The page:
The Italian Almanac

the devil of gambling

Compulsive Gambling

An Italian researcher believes she has cracked brain mechanisms that make people want to continue gambling even when the odds are against them and the consequences are disastrous.

Donatella Marazziti, a psychiatry lecturer at Pisa University, has carried out two studies on compulsive gambling, an increasingly worrying disorder that has been likened to drug addiction or alcoholism. In the first, she put a set of compulsive gamblers and a control group of non-gamblers through a barrage of mental tests. The only difference emerged in the Wisconsin Card Sorting Test (WSCT). Whereas the non-gamblers learned from their mistakes and stopped making them, the gambling addicts simply couldn't.

''This is a sign of cognitive rigidity, a dysfunction that lies in the prefrontal cortex, the brain's control centre,'' Marazziti said. The prefrontal cortex regulates behaviours such as eating and sex. It is sometimes called the 'pleasure centre' or 'reward pathway'. Marazziti said 'targeted treatment' such as behavioural therapy might address this problem.

In the second test, Marazziti found lower levels of the nerve transmitter serotonin in addictive gamblers. As well as being the 'feel-good' substance that is very low in depression, serotonin is ''an inhibitor of reckless behaviour,'' Marazziti said.''This explains their irrational impulsiveness.''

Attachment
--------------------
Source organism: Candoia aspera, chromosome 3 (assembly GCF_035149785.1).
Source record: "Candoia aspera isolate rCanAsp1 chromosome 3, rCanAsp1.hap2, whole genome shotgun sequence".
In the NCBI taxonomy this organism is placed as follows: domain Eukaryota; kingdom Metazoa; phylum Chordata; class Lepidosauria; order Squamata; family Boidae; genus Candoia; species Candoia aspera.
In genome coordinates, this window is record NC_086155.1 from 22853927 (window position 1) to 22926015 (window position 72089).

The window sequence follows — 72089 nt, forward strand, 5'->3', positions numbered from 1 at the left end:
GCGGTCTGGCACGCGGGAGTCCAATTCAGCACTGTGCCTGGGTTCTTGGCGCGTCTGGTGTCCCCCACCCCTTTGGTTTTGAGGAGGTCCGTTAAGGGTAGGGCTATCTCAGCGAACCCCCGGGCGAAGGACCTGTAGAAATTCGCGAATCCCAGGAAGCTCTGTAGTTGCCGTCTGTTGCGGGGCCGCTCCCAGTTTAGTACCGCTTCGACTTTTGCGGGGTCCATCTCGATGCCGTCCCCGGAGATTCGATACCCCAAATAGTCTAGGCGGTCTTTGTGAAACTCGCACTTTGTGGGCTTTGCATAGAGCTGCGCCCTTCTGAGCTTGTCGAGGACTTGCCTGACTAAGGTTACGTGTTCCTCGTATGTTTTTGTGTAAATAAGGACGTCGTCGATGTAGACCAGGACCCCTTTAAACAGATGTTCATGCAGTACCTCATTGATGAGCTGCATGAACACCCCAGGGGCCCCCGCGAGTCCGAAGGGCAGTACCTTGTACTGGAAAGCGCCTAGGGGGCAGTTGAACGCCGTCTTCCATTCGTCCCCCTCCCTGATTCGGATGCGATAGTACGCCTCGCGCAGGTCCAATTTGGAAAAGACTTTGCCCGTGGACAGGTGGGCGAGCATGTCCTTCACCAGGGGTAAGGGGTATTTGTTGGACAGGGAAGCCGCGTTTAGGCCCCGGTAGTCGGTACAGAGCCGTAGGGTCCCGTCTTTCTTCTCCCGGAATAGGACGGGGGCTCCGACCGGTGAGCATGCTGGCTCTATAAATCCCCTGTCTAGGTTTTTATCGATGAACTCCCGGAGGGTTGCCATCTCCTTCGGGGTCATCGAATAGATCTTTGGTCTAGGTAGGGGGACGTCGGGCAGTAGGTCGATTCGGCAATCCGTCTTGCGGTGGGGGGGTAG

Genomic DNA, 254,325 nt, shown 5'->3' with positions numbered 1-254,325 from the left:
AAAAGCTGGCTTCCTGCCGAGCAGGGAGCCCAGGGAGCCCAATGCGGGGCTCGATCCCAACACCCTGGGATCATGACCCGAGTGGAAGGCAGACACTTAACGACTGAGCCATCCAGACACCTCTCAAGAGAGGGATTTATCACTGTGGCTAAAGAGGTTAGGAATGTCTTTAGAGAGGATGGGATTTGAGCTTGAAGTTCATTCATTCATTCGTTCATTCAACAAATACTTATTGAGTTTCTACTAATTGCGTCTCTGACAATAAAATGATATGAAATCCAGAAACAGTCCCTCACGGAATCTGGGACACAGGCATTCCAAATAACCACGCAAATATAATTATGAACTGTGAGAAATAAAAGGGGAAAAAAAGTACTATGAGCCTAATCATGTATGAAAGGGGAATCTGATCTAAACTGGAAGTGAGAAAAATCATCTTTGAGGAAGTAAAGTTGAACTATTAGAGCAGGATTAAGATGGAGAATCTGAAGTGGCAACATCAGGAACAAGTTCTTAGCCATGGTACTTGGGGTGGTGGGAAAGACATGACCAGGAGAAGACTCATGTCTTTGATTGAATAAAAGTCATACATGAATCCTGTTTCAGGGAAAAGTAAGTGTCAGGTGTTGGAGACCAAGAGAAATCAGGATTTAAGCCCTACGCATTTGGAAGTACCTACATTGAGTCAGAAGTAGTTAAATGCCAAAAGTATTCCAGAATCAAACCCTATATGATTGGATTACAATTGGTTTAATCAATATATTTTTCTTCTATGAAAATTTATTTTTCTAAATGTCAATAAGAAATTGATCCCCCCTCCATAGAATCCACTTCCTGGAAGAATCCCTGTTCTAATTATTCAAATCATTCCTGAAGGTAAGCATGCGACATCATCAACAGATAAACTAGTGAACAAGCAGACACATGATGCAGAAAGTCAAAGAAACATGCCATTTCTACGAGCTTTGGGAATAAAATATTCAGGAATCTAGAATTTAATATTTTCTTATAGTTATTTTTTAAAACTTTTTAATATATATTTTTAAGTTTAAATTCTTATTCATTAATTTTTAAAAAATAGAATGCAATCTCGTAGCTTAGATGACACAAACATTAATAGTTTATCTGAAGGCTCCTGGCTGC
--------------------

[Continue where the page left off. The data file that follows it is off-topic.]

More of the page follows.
Marazziti's study on cognitive rigidity has been published in the journal Clinical Practice and Epidemiology in Mental Health. Her other one, on serotonin and rash behaviour, is set to be published in another prestigious US journal, Neuropsychobiology.

Compulsive gambling, also known as pathological gambling, is defined as being unable to resist impulses to gamble which can lead to severe personal or social consequences. The disorder usually begins in early adolescence in men, and between ages 20 and 40 in women. It has become an increasing problem in recent years with a sharp rise in online gambling, a spread of poker machines in bars and hotels and the explosion of poker games on satellite TV and the Web. This destructive type of gambling is on the rise all over the world.